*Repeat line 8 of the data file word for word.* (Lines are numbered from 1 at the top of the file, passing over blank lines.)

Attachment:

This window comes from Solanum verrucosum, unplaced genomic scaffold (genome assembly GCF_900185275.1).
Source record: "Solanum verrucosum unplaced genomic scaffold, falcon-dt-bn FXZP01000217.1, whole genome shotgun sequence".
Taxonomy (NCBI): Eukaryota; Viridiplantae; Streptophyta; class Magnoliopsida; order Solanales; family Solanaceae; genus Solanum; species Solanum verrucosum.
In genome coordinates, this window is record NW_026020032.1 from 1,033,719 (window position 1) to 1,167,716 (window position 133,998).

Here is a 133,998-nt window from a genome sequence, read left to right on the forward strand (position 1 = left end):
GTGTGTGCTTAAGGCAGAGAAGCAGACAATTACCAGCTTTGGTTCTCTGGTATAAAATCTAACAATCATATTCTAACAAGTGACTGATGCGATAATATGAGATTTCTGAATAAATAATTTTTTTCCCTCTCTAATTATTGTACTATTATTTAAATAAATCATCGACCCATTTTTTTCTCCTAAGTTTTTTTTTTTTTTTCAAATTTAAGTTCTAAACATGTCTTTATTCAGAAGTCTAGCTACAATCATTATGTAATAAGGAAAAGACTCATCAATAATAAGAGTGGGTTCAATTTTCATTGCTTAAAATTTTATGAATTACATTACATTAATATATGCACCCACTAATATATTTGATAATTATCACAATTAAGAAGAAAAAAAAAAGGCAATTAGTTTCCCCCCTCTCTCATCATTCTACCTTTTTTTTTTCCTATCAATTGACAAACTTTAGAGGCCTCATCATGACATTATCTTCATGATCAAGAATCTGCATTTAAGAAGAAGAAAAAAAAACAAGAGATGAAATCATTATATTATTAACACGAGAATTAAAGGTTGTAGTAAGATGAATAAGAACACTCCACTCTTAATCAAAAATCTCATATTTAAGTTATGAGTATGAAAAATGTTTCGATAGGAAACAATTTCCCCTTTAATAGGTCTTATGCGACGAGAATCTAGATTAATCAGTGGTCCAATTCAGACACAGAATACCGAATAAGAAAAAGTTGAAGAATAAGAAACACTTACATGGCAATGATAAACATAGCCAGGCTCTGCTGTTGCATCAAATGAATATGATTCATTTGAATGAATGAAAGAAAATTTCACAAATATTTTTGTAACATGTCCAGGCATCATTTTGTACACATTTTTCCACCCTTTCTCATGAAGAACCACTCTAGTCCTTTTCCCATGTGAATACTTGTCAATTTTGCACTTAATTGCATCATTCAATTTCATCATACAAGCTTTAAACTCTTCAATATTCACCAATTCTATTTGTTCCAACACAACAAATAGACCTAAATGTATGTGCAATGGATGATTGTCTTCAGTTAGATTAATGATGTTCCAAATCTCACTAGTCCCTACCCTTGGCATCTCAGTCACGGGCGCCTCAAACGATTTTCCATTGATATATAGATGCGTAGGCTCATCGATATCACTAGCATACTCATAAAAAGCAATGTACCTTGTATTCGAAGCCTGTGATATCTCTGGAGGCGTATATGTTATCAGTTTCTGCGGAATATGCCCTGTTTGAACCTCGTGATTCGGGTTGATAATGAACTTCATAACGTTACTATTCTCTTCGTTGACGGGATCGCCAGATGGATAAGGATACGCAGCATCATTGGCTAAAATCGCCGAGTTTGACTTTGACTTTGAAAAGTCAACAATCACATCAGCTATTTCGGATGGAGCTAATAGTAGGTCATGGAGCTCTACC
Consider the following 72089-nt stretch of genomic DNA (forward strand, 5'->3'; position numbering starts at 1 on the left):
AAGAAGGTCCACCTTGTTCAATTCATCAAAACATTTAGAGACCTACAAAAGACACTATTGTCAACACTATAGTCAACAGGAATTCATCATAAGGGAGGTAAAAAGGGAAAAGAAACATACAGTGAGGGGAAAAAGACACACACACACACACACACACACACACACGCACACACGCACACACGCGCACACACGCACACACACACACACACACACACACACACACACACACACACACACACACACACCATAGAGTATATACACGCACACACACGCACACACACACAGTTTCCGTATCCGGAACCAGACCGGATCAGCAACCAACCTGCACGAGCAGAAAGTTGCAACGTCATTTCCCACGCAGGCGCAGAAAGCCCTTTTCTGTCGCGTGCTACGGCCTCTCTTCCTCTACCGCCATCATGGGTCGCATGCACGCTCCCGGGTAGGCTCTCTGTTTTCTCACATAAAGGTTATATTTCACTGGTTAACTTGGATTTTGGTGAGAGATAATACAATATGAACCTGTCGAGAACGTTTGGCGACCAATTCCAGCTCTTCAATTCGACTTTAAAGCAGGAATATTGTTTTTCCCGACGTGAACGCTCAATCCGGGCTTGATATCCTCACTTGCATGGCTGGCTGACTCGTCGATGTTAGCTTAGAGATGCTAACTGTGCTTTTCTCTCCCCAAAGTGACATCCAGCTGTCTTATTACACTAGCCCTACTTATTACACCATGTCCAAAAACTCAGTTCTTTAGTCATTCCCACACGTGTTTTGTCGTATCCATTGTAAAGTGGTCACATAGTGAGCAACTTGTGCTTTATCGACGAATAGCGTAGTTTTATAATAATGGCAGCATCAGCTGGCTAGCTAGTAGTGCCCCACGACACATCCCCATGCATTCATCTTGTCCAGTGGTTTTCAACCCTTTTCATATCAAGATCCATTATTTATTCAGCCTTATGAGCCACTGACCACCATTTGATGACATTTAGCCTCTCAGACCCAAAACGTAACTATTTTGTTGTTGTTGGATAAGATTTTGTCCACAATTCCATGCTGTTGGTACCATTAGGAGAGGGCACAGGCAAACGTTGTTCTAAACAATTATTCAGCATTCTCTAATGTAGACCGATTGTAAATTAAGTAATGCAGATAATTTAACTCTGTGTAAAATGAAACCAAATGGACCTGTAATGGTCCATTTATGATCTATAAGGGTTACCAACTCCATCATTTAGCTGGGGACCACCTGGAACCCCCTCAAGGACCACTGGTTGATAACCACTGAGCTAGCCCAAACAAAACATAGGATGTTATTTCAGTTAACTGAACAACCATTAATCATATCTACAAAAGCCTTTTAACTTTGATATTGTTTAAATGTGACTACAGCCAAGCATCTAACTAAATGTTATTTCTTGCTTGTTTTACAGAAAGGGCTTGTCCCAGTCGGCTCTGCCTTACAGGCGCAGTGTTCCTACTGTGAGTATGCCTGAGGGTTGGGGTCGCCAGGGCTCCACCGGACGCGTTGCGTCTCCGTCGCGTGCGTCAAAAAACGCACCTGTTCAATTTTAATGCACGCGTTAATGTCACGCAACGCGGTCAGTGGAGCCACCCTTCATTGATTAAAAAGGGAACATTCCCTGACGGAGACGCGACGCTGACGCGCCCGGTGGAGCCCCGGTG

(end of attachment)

AAGAAGGTCCACCTTGTTCAATTCATCAAAACATTTAGAGACCTACAAAAGACACTATTGTCAACACTATAGTCAACAGGAATTCATCATAAGGGAGGTAAAAAGGGAAAAGAAACATACAGTGAGGGGAAAAAGACACACACACACACACACACACACACACACGCACACACGCACACACGCGCACACACGCACACACACACACACACACACACACACACACACACACACACACACACACACACCATAGAGTATATACACGCACACACACGCACACACACACAGTTTCCGTATCCGGAACCAGACCGGATCAGCAACCAACCTGCACGAGCAGAAAGTTGCAACGTCATTTCCCACGCAGGCGCAGAAAGCCCTTTTCTGTCGCGTGCTACGGCCTCTCTTCCTCTACCGCCATCATGGGTCGCATGCACGCTCCCGGGTAGGCTCTCTGTTTTCTCACATAAAGGTTATATTTCACTGGTTAACTTGGATTTTGGTGAGAGATAATACAATATGAACCTGTCGAGAACGTTTGGCGACCAATTCCAGCTCTTCAATTCGACTTTAAAGCAGGAATATTGTTTTTCCCGACGTGAACGCTCAATCCGGGCTTGATATCCTCACTTGCATGGCTGGCTGACTCGTCGATGTTAGCTTAGAGATGCTAACTGTGCTTTTCTCTCCCCAAAGTGACATCCAGCTGTCTTATTACACTAGCCCTACTTATTACACCATGTCCAAAAACTCAGTTCTTTAGTCATTCCCACACGTGTTTTGTCGTATCCATTGTAAAGTGGTCACATAGTGAGCAACTTGTGCTTTATCGACGAATAGCGTAGTTTTATAATAATGGCAGCATCAGCTGGCTAGCTAGTAGTGCCCCACGACACATCCCCATGCATTCATCTTGTCCAGTGGTTTTCAACCCTTTTCATATCAAGATCCATTATTTATTCAGCCTTATGAGCCACTGACCACCATTTGATGACATTTAGCCTCTCAGACCCAAAACGTAACTATTTTGTTGTTGTTGGATAAGATTTTGTCCACAATTCCATGCTGTTGGTACCATTAGGAGAGGGCACAGGCAAACGTTGTTCTAAACAATTATTCAGCATTCTCTAATGTAGACCGATTGTAAATTAAGTAATGCAGATAATTTAACTCTGTGTAAAATGAAACCAAATGGACCTGTAATGGTCCATTTATGATCTATAAGGGTTACCAACTCCATCATTTAGCTGGGGACCACCTGGAACCCCCTCAAGGACCACTGGTTGATAACCACTGAGCTAGCCCAAACAAAACATAGGATGTTATTTCAGTTAACTGAACAACCATTAATCATATCTACAAAAGCCTTTTAACTTTGATATTGTTTAAATGTGACTACAGCCAAGCATCTAACTAAATGTTATTTCTTGCTTGTTTTACAGAAAGGGCTTGTCCCAGTCGGCTCTGCCTTACAGGCGCAGTGTTCCTACTGTGAGTATGCCTGAGGGTTGGGGTCGCCAGGGCTCCACCGGACGCGTTGCGTCTCCGTCGCGTGCGTCAAAAAACGCACCTGTTCAATTTTAATGCACGCGTTAATGTCACGCAACGCGGTCAGTGGAGCCACCCTTCATTGATTAAAAAGGGAACATTCCCTGACGGAGACGCGACGCTGACGCGCCCGGTGGAGCCCCGGTG